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Equine Parasites

Internal and external parasites can create discomfort, illness and even death in horses. As the owner of a horse, your main responsibility is to maintain your pet in good health, and to help it live a life free if pain or illness.

A large part of that responsibility revolves around providing safe and sanitary living conditions which will help reduce the incidence of horse parasites. If your horse’s food and water aren’t kept clean and fresh, you could be introducing bacteria and parasites to its body. Likewise, an unclean stall and paddock can lead to sickness from the bacteria and parasites which live in those conditions. Proper care and cleaning plus adequate veterinary care can help your horse avoid problems with parasites.

Horses have few demands; they are generally a strong and sturdy animal, who require a dry and warm place to live during the winter, shade in the summer, and plenty of fresh, clean food and water. Providing those simple needs will go a long way towards keeping your horse in the best of health for many years. It must be stressed, as a person who has chosen to own a horse, it is your responsibility to provide this care. Do so, and your horse will live a long life as a faithful companion.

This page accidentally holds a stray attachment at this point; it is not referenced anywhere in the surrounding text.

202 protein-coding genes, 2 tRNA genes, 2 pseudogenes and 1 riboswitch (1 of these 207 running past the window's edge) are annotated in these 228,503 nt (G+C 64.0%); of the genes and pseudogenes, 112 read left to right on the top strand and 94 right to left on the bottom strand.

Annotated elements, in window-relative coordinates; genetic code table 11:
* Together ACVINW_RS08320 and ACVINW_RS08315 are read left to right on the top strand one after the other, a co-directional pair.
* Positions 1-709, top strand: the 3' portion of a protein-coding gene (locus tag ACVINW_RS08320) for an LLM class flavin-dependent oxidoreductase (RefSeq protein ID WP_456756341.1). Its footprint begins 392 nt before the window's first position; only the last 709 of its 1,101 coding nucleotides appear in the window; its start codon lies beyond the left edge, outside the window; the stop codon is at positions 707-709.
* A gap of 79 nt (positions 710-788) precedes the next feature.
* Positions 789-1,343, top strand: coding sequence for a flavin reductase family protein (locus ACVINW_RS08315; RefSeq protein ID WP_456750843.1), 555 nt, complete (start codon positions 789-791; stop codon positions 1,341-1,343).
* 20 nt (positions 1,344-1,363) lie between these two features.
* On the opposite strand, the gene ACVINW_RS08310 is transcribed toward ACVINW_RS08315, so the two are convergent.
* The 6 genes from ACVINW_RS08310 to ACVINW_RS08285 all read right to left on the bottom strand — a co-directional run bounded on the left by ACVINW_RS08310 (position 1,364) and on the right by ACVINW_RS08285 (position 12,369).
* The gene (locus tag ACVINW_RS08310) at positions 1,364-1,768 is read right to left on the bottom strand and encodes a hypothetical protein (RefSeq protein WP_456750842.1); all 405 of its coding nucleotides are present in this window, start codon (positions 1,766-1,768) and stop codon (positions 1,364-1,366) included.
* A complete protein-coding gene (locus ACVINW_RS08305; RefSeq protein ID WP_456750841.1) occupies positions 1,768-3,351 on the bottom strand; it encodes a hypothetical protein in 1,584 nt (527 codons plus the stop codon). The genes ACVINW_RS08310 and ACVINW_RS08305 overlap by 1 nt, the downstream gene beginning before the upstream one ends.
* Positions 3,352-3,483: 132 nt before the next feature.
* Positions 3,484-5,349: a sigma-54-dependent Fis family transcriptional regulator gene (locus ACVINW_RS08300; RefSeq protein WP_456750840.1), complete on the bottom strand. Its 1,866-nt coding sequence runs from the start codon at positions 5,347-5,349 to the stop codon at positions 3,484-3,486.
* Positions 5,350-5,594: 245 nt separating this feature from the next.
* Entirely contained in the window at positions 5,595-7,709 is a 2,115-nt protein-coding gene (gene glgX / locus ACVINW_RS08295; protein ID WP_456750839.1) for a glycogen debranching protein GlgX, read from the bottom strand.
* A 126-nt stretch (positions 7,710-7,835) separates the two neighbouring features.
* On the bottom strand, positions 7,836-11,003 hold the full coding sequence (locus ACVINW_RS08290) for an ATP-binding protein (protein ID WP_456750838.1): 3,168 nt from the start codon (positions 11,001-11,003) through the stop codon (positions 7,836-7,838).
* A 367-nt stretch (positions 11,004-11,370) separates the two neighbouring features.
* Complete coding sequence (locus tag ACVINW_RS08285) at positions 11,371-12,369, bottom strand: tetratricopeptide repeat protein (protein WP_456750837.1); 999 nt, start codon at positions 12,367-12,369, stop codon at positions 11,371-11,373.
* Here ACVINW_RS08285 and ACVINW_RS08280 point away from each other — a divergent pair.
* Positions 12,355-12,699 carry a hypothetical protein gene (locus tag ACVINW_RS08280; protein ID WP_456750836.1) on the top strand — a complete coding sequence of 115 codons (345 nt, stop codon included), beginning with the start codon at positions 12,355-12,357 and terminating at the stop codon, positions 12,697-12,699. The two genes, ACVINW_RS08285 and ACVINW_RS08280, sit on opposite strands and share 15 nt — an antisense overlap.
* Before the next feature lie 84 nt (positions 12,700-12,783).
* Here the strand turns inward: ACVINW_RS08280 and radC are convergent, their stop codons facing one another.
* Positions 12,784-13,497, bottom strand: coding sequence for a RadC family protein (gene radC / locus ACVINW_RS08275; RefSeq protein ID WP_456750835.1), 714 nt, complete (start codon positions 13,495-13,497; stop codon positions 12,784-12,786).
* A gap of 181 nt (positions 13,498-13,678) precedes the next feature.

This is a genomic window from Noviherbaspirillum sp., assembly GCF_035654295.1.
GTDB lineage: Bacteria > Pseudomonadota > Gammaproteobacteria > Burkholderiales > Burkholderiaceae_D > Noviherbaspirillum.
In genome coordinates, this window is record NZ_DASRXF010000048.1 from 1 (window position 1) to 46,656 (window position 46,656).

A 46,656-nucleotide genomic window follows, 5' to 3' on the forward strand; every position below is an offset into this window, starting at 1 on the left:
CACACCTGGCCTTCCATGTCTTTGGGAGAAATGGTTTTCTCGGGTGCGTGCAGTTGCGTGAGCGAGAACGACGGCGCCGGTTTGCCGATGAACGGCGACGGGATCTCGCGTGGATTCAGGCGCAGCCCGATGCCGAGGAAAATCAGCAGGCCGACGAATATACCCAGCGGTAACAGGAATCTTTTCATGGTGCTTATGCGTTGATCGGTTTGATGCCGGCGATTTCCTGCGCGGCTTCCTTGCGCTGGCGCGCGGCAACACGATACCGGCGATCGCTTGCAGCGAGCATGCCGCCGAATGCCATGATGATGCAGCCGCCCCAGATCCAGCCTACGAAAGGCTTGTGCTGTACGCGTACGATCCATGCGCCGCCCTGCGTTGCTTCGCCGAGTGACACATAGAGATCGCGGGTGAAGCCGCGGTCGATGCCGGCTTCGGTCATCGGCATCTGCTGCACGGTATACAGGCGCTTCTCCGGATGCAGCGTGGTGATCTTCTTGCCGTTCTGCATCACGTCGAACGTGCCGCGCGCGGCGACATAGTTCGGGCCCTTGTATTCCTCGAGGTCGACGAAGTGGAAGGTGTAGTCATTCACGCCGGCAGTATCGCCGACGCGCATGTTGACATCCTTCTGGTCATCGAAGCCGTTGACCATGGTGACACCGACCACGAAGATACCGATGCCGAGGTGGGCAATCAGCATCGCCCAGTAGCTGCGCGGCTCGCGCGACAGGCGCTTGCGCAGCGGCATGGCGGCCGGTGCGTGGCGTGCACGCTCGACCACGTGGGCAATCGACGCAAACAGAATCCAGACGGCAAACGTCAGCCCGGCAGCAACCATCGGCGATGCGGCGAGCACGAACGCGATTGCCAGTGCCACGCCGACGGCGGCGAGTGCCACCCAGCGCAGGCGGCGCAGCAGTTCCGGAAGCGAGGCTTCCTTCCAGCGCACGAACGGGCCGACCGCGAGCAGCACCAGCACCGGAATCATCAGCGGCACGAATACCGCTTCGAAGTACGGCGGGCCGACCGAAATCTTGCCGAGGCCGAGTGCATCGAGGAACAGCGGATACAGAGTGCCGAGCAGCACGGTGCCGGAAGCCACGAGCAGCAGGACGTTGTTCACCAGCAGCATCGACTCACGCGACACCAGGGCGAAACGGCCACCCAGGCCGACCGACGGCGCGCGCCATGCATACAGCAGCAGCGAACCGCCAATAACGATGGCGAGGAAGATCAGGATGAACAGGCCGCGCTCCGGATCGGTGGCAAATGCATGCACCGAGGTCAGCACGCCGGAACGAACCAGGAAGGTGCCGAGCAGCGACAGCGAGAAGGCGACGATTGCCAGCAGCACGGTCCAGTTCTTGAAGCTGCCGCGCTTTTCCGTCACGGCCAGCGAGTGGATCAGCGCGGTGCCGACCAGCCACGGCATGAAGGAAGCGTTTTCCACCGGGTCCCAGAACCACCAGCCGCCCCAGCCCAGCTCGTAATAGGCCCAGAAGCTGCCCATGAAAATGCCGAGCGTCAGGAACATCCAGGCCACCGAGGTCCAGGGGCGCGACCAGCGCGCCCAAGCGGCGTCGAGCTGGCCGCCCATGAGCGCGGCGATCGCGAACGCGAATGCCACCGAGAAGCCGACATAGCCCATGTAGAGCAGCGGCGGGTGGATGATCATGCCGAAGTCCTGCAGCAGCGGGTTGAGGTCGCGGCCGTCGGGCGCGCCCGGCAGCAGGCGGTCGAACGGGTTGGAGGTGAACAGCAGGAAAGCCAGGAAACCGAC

On the other hand, if you fail to provide these necessities for you horse, you’re going to have some real problems on your hands. Parasites can very quickly turn a healthy horse into a dangerously ill horse. Parasite borne illnesses not only bring the chance of lameness, weakness and even death to your horse, they can be costly to remedy. It’s much easier to prevent parasites by keeping feed clean and dry and keeping the stall mucked out.

In fact, the parasites that most commonly attack horses are a result of living in a stall or paddock that isn’t kept clean. Horse manure draws flight and other parasitical creatures, and the longer it sits, the worse it is. As your horse has no choice but to step in the feces, it gives these parasites the opportunity to be introduced to the horse’s body. Your horse may also eat hay or grass from the ground near the manure, which can also give the parasites a passageway into the horse’s system. Keep your horse’s living area clean and you can prevent parasites. If you suspect that your horse is infected with parasites, contact a veterinarian immediately to discuss treatment options.

 

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